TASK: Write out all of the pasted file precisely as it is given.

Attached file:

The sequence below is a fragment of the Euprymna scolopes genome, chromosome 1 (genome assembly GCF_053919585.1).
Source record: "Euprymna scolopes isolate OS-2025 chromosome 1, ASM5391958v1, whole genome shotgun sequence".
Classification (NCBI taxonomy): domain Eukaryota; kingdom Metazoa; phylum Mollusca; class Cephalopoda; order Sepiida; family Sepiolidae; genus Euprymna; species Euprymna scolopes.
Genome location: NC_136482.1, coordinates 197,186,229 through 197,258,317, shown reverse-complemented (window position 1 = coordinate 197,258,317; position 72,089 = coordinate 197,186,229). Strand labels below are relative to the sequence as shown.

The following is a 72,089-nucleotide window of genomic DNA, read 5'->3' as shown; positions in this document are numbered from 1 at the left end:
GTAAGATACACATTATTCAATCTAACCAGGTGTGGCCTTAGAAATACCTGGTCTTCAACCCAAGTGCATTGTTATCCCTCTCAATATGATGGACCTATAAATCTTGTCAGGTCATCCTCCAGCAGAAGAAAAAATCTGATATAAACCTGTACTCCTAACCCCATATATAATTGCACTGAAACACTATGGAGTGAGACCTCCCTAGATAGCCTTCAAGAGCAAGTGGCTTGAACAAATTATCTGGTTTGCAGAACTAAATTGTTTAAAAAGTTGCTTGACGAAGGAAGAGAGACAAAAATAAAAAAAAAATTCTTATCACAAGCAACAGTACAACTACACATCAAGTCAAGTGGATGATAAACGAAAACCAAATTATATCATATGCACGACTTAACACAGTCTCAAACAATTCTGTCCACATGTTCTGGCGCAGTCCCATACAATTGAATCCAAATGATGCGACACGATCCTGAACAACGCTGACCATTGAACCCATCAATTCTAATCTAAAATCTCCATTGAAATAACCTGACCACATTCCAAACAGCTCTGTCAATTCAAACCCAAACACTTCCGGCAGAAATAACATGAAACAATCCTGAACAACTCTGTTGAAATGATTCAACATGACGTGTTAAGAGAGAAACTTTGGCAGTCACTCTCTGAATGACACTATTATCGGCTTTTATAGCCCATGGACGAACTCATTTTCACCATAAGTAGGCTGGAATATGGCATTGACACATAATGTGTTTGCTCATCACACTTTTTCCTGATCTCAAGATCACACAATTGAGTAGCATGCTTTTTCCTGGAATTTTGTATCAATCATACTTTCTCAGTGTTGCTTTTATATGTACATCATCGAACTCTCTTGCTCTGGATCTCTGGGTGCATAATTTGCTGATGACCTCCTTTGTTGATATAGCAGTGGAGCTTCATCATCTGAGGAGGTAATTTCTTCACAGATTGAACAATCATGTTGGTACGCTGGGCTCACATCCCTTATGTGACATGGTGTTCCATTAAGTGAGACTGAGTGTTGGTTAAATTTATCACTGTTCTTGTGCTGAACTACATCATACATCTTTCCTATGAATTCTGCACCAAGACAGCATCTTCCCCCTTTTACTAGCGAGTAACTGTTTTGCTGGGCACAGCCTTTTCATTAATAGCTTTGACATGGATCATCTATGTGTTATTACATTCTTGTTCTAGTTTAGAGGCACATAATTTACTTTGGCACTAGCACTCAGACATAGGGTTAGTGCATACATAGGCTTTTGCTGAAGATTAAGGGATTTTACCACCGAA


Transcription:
The sequence below is a fragment of the Euprymna scolopes genome, chromosome 1 (genome assembly GCF_053919585.1).
Source record: "Euprymna scolopes isolate OS-2025 chromosome 1, ASM5391958v1, whole genome shotgun sequence".
Classification (NCBI taxonomy): domain Eukaryota; kingdom Metazoa; phylum Mollusca; class Cephalopoda; order Sepiida; family Sepiolidae; genus Euprymna; species Euprymna scolopes.
Genome location: NC_136482.1, coordinates 197,186,229 through 197,258,317, shown reverse-complemented (window position 1 = coordinate 197,258,317; position 72,089 = coordinate 197,186,229). Strand labels below are relative to the sequence as shown.

The following is a 72,089-nucleotide window of genomic DNA, read 5'->3' as shown; positions in this document are numbered from 1 at the left end:
GTAAGATACACATTATTCAATCTAACCAGGTGTGGCCTTAGAAATACCTGGTCTTCAACCCAAGTGCATTGTTATCCCTCTCAATATGATGGACCTATAAATCTTGTCAGGTCATCCTCCAGCAGAAGAAAAAATCTGATATAAACCTGTACTCCTAACCCCATATATAATTGCACTGAAACACTATGGAGTGAGACCTCCCTAGATAGCCTTCAAGAGCAAGTGGCTTGAACAAATTATCTGGTTTGCAGAACTAAATTGTTTAAAAAGTTGCTTGACGAAGGAAGAGAGACAAAAATAAAAAAAAAATTCTTATCACAAGCAACAGTACAACTACACATCAAGTCAAGTGGATGATAAACGAAAACCAAATTATATCATATGCACGACTTAACACAGTCTCAAACAATTCTGTCCACATGTTCTGGCGCAGTCCCATACAATTGAATCCAAATGATGCGACACGATCCTGAACAACGCTGACCATTGAACCCATCAATTCTAATCTAAAATCTCCATTGAAATAACCTGACCACATTCCAAACAGCTCTGTCAATTCAAACCCAAACACTTCCGGCAGAAATAACATGAAACAATCCTGAACAACTCTGTTGAAATGATTCAACATGACGTGTTAAGAGAGAAACTTTGGCAGTCACTCTCTGAATGACACTATTATCGGCTTTTATAGCCCATGGACGAACTCATTTTCACCATAAGTAGGCTGGAATATGGCATTGACACATAATGTGTTTGCTCATCACACTTTTTCCTGATCTCAAGATCACACAATTGAGTAGCATGCTTTTTCCTGGAATTTTGTATCAATCATACTTTCTCAGTGTTGCTTTTATATGTACATCATCGAACTCTCTTGCTCTGGATCTCTGGGTGCATAATTTGCTGATGACCTCCTTTGTTGATATAGCAGTGGAGCTTCATCATCTGAGGAGGTAATTTCTTCACAGATTGAACAATCATGTTGGTACGCTGGGCTCACATCCCTTATGTGACATGGTGTTCCATTAAGTGAGACTGAGTGTTGGTTAAATTTATCACTGTTCTTGTGCTGAACTACATCATACATCTTTCCTATGAATTCTGCACCAAGACAGCATCTTCCCCCTTTTACTAGCGAGTAACTGTTTTGCTGGGCACAGCCTTTTCATTAATAGCTTTGACATGGATCATCTATGTGTTATTACATTCTTGTTCTAGTTTAGAGGCACATAATTTACTTTGGCACTAGCACTCAGACATAGGGTTAGTGCATACATAGGCTTTTGCTGAAGATTAAGGGATTTTACCACCGAA